Pay TV providers are increasingly seeing competition from online video services like Netflix and Hulu Plus, but they’re coming up with different business strategies in an increasingly digital world: While Comcast says it has no interest in building streaming-only offerings for customers that don’t live in its cable network, Dish Network is trying to secure rights from its content partners to offer its own over-the-top video services.
Of all the cable operators in the U.S., Comcast has the most robust platform for delivering video online, mobile devices like the iPad — and soon, even on connected TVs. But despite its heavy investments in making cable TV programming available as part of its TV Everywhere initiative, Comcast CEO Brian Roberts said in an interview with the Wall Street Journal that the company has no plans to extend those services to customers outside its cable footprint. When asked about the possibility, Roberts said his company’s goal instead was to provide more value to existing subscribers rather than trying to grab new ones solely online:
“Where we can add value, at least in the world that I see today, is taking our existing customers and giving them full access to all content online because they’re subscribers. So, today, we have that enabled for networks like HBO, Showtime, Cinemax, and Starz. We just made a deal with Time Warner and Turner. I hope we will be able to add to that quickly with NBCUniversal content and others.”
While Comcast is sticking to a strict cable model for delivering pay TV services, satellite operator Dish might be more open to offering an online version of its pay TV product. On the company’s fourth quarter earnings call last week, Dish CEO Charlie Ergen told investors that Dish was talking to cable networks about acquiring rights for a streaming offering. At the same time, Ergen noted that programmers had to be careful of undervaluing their content by making it available online.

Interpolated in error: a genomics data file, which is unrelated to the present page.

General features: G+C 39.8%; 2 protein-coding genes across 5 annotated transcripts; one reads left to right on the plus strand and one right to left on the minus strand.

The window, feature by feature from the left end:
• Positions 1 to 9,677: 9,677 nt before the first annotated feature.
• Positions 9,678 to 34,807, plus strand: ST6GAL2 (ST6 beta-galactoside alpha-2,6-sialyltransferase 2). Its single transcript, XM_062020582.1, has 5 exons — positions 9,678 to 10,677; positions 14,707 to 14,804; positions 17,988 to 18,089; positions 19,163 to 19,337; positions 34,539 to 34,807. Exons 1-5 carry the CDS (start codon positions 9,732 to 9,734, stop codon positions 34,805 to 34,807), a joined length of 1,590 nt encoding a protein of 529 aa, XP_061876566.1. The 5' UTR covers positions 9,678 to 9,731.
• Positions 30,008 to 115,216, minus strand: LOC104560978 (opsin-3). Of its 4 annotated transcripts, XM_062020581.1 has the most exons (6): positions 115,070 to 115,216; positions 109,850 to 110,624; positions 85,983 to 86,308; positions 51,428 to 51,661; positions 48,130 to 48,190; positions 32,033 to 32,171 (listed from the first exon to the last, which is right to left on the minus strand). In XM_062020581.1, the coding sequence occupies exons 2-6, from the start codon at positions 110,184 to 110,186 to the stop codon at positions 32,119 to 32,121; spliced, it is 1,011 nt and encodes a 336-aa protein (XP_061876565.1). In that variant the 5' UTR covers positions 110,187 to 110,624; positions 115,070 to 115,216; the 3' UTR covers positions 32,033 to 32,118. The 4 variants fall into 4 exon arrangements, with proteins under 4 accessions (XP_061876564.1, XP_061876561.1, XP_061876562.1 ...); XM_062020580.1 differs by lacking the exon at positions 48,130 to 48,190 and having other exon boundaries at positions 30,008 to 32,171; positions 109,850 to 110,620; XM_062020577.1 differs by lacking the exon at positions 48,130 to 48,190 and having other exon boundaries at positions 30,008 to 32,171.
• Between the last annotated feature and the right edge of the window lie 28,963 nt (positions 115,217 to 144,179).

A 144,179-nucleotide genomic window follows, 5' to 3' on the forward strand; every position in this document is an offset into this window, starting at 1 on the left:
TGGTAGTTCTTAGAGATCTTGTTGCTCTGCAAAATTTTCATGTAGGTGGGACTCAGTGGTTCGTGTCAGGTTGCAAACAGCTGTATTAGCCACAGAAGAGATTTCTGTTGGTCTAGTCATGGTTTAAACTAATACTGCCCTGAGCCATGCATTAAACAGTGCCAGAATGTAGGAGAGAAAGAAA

“My gut feeling is that some programmers will grant some over-the-top Internet rights and probably undermine their core business. I think Starz probably is a good example where they sold some over-the-top rights fairly expensively and we know that, that’s hurt our Premium business for them, far more than they’re getting paid for it.”
Starz famously licensed much of its programming to Netflix for $25 to $30 million a year, helping the subscription DVD rental firm to grow into the streaming powerhouse it is today. Those kinds of mistakes will be made, Ergen said, but the hope is that programmers don’t “take too much money out of the ecosystem while [they're] figuring it out.” At the same time, Dish needs to remain ahead of the curve or risk losing out to more secular trends. Ergen cited the wireline phone business as one that didn’t adapt when wireless came along:
“[I]f you were in the phone business and wireless came along and you kept on putting in a twisted pair of lines, that was still a good business for another 10 years, 15 years, but at some point that wasn’t a very good business. So I’d rather be on the leading edge of that than the back end of it.”
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